Whilst I was advancing and driving the enemy's skirmishers, I saw a brigade retiring in haste and confusion up the road in my rear. A moment after, I saw Thomas rolling up from the right and also passing in my rear, pressed by the enemy coming up the road. My brigade, fighting the enemy in front, and being thus uncovered upon the right and rear, seeing all the other troops retiring and themselves in danger of being surrounded and captured, also began to roll up from the right and fell back a short distance in confusion. It was mortifying, but under the circumstances could not be helped. The left regiment, the Rifles, remained unbroken and came off in good order. The brigade was not demoralized or panic stricken, but acted from necessity. They reformed at once in rear of Poague's artillery, which opened upon and checked the advancing enemy. At this moment the enemy had even flanked the eminence where the artillery stood — their balls reaching that position from the south side of the road, and Lieutenant-General Hill directed me to cross the road and drive them back. I obeyed at once, and in crossing the road came for the first time in contact with General Longstreet's forces, then just coming up. Soon after, I was directed to recross the road and proceed to the left and endeavor to open communication with the right of General Ewell. We drove the enemy's sharpshooters from a house and had a sharp skirmish, but in a short time succeeded in connecting with the right of General Ewell. We here threw up breastworks and lay upon our arms the remainder of the day. In these operations I am grieved to have to report that our loss was heavy, being an aggregate of 481 killed and wounded, including 43 missing. A full statement of casualties has already been rendered. Colonel John L. Miller, Lieutenant J. R. McKnight and Lieutenant J. A. Garvin, of the Twelfth; Lieutenant S. L. Wier, of the Thirteenth; Lieutenant B. J. Watkins and Lieutenant J. H. Tolar, of the Rifles, were killed; and Lieutenant-Colonel E. F. Bookter, Lieutenant J. A. Watson, of the Twelfth; Lieutenant B. S. Howard, Lieutenant H. H. Heise, Captain Josiah Cox, Captain John G. Barnwell, Lieutenant L. G. Bellot and Captain W. A. Kelly, of the First; Lieutenant J. A. Beard, of the Thirteenth; Major H. H. Harper and Captain J. W. McCarly, of the Fourteenth, and Lieutenant J. H. Robins, Captain R. Junkin, Lieutenant J. R. Saddle, Lieutenant T. B. Means, of the Rifles, were wounded.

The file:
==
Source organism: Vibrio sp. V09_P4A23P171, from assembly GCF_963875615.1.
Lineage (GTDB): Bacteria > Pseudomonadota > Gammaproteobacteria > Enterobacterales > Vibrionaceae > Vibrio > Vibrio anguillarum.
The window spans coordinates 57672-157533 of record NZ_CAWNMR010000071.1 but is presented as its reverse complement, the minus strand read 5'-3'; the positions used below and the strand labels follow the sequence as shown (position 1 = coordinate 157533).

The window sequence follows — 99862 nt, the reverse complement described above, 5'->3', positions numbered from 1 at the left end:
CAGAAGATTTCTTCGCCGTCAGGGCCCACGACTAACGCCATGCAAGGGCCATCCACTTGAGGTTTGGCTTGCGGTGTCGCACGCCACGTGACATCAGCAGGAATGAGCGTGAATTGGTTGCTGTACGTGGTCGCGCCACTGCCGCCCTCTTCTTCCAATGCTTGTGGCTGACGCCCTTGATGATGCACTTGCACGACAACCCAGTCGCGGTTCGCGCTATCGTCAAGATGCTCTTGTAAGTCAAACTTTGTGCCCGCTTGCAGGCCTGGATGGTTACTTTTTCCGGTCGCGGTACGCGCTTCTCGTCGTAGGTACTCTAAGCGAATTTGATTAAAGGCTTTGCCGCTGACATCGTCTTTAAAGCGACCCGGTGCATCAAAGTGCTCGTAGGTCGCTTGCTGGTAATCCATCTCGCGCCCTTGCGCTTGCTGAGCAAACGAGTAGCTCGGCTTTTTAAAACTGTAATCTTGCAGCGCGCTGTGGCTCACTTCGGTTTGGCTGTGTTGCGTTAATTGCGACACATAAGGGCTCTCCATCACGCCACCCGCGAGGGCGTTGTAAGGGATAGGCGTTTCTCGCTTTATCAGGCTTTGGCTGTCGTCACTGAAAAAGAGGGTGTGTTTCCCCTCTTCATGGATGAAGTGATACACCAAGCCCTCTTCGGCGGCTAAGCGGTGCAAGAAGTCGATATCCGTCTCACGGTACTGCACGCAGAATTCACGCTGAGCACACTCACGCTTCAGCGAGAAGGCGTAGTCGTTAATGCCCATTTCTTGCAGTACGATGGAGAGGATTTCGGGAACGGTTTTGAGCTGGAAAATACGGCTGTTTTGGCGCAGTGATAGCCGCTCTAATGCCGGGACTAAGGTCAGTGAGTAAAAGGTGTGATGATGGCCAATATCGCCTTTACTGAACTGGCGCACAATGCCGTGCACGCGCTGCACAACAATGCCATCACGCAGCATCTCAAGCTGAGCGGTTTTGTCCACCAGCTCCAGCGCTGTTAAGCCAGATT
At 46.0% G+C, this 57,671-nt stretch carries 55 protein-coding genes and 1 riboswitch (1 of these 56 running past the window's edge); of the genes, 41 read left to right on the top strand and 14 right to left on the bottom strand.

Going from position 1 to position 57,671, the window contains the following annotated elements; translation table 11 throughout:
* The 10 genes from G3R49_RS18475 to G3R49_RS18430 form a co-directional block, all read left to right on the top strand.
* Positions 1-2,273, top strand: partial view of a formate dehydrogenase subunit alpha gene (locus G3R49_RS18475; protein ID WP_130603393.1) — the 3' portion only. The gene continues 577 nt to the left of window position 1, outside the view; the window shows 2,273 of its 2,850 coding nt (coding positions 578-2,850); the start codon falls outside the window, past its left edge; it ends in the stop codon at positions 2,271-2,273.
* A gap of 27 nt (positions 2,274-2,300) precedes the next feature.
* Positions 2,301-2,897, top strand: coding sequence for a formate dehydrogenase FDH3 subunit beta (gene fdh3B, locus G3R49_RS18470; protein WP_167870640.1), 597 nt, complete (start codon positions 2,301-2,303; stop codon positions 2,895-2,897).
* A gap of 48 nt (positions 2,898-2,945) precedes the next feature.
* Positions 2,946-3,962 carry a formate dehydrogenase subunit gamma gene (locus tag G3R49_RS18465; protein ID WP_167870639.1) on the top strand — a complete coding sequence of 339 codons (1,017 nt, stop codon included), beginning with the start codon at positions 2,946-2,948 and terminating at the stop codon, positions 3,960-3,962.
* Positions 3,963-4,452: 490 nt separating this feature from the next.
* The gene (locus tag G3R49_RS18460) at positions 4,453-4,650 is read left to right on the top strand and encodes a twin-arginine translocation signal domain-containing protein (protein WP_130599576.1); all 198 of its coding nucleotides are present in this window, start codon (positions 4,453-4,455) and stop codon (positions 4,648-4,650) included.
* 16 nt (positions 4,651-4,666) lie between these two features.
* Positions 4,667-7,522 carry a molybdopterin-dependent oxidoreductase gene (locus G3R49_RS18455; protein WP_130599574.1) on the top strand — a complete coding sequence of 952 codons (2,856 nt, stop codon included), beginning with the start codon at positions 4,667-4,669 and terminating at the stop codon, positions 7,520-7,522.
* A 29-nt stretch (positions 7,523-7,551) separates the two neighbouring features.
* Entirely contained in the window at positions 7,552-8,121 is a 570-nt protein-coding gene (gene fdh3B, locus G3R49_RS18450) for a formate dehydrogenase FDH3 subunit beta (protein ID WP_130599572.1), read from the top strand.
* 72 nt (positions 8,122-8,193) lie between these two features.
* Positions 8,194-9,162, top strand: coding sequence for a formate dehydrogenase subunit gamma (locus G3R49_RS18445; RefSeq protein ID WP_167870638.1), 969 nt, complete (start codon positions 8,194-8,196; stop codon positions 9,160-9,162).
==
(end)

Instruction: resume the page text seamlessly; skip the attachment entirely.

This text is part of:
Table of Contents:
Detailed Minutiae of soldier life.
Relative numbers at Gettysburg .
General Early 's reply to the count of Paris .
General Tan Dorn 's report of the Elkhorn campaign.
The Second battle of Manassas --a reply to General Longstreet .
The battle of the Wilderness .
Hart 's South Carolina battery --its War guidon — addresses by Major Hart and Governor Hampton .
Remarks of Major Hart .
Presentation of Army of Tennessee badge and certificate of membership to ex-president Davis .
Address of Colonel James Lingan , President of the Association .
Two witnesses on the treatment of prisoners -- Hon. J. P. Benjamin and General B. F. Butler .
Detailed Minutiae of soldier life.
The naval fight in Mobile bay , August 5th , 1864 --official report of Admiral Buchanan .
Killed and wounded of Confederate fleet in action of August 5 , 1864 , Mobile bay .
Annual meeting of Southern Historical Society , October 28th and 29th , 1878 .
Sixth annual report of the Executive Committee of the Southern Historical Society for year ending October 29th , 1878 .
The Gettysburg campaign --official reports.
Stonewall Jackson — the story of his being an Astrologer refuted — an eye-witness describes how he was wounded.
Annual reunion of the Virginia division, A. N. V .
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